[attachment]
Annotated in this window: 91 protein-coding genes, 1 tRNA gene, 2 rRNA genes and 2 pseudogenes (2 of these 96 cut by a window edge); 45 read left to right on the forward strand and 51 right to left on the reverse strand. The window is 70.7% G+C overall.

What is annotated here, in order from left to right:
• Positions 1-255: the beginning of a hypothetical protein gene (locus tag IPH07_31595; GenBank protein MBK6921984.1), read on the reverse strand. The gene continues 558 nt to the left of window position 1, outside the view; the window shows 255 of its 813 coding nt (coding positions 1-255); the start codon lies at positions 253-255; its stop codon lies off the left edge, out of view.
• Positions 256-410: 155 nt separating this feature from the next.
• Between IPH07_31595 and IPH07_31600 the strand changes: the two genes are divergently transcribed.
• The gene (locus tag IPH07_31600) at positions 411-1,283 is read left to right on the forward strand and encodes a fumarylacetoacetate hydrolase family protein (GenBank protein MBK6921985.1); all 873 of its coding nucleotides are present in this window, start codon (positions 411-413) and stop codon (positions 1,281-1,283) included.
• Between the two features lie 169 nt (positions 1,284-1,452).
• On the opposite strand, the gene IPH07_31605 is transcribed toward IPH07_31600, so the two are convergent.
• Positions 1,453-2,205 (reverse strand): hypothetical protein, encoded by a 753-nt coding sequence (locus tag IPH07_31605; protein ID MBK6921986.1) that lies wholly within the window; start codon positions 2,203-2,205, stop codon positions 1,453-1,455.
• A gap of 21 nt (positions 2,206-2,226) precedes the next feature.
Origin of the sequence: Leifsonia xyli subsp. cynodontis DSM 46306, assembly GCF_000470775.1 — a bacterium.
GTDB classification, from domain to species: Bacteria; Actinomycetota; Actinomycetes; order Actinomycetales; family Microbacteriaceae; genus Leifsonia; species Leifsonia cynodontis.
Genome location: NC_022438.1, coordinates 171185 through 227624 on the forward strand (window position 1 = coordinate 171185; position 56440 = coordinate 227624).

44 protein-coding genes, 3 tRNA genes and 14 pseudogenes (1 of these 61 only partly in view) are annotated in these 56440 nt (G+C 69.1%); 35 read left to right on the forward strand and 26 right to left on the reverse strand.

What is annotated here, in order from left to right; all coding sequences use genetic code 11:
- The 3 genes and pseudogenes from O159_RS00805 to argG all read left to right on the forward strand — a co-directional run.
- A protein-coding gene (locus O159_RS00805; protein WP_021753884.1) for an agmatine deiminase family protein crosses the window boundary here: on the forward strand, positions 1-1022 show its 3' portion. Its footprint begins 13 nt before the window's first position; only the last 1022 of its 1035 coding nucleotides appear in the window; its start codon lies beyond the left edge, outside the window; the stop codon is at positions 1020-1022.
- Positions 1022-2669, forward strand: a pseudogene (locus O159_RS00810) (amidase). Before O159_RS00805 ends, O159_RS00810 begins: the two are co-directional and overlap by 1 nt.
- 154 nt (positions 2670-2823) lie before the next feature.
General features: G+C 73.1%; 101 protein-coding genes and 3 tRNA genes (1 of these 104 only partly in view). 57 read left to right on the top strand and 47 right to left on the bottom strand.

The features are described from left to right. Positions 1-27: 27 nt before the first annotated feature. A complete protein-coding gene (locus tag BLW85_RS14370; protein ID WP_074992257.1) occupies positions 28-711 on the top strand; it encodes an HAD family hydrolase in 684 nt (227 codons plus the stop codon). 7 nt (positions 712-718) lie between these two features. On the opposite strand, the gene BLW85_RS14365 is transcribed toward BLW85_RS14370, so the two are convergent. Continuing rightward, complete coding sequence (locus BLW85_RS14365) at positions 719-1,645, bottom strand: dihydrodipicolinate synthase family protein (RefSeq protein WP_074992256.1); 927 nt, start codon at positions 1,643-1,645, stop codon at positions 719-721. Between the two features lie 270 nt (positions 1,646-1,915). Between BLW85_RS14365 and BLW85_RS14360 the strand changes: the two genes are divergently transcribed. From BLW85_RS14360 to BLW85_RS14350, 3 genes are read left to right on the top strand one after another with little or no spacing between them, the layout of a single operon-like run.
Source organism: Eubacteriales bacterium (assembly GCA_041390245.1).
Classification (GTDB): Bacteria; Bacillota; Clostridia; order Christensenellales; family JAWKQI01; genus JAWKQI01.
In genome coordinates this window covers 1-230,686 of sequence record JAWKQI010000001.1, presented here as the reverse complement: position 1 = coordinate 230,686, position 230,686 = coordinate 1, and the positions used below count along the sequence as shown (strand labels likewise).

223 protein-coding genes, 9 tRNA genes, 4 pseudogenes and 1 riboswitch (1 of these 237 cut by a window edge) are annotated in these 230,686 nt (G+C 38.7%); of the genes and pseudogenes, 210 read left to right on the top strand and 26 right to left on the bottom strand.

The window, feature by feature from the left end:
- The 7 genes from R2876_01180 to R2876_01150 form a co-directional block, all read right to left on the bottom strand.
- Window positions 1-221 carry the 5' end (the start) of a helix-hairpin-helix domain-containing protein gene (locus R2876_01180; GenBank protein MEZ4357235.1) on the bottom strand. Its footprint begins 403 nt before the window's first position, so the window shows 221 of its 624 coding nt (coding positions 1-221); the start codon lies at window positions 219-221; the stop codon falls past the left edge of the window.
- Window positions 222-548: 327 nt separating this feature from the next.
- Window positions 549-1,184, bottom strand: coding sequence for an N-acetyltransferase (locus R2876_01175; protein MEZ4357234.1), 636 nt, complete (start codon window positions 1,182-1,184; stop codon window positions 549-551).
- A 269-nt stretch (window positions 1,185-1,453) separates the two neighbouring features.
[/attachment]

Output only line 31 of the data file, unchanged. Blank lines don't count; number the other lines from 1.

- A 269-nt stretch (window positions 1,185-1,453) separates the two neighbouring features.